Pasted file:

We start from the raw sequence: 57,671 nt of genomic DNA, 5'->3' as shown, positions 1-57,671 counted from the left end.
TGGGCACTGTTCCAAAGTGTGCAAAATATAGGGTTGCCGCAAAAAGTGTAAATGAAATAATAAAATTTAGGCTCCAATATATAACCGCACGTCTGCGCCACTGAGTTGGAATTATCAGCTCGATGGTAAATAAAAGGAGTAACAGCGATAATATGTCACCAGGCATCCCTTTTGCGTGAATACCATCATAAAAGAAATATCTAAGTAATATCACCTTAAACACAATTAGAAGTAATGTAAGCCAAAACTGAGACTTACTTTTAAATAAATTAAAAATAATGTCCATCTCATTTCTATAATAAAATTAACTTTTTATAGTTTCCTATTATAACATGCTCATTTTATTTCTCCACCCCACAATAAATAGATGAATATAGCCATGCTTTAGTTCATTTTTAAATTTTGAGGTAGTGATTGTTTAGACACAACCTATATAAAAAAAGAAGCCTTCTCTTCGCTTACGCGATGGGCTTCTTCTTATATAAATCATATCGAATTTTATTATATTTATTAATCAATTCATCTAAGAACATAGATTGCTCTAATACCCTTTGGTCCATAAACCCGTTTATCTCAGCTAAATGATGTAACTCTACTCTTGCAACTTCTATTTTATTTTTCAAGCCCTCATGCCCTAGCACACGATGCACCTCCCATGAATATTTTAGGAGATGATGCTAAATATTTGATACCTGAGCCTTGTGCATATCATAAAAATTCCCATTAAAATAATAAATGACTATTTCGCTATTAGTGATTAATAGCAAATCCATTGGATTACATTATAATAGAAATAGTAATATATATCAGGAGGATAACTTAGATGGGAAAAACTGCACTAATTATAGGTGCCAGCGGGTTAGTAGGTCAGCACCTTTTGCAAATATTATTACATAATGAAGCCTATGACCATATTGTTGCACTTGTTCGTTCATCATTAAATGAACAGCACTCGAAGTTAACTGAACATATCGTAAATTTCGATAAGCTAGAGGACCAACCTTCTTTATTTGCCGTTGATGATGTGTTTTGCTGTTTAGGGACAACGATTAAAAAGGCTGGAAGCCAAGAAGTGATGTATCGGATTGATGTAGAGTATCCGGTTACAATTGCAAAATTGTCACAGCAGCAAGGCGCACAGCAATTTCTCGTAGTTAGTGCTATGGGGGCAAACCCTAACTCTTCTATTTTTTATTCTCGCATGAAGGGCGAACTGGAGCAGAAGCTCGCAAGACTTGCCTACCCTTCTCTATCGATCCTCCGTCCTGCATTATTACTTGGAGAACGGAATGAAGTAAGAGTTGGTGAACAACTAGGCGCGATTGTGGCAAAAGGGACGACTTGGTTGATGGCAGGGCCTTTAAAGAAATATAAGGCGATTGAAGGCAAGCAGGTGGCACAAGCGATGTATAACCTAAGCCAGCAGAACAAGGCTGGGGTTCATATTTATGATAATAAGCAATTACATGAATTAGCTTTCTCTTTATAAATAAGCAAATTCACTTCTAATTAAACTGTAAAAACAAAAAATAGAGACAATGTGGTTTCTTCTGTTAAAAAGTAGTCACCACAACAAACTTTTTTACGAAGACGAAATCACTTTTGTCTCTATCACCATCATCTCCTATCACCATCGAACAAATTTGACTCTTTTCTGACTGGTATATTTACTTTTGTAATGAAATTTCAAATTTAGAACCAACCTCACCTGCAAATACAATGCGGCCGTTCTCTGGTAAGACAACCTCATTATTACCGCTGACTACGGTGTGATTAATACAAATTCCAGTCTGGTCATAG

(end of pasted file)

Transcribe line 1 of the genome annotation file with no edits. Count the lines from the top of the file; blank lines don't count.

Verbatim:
We start from the raw sequence: 57,671 nt of genomic DNA, 5'->3' as shown, positions 1-57,671 counted from the left end.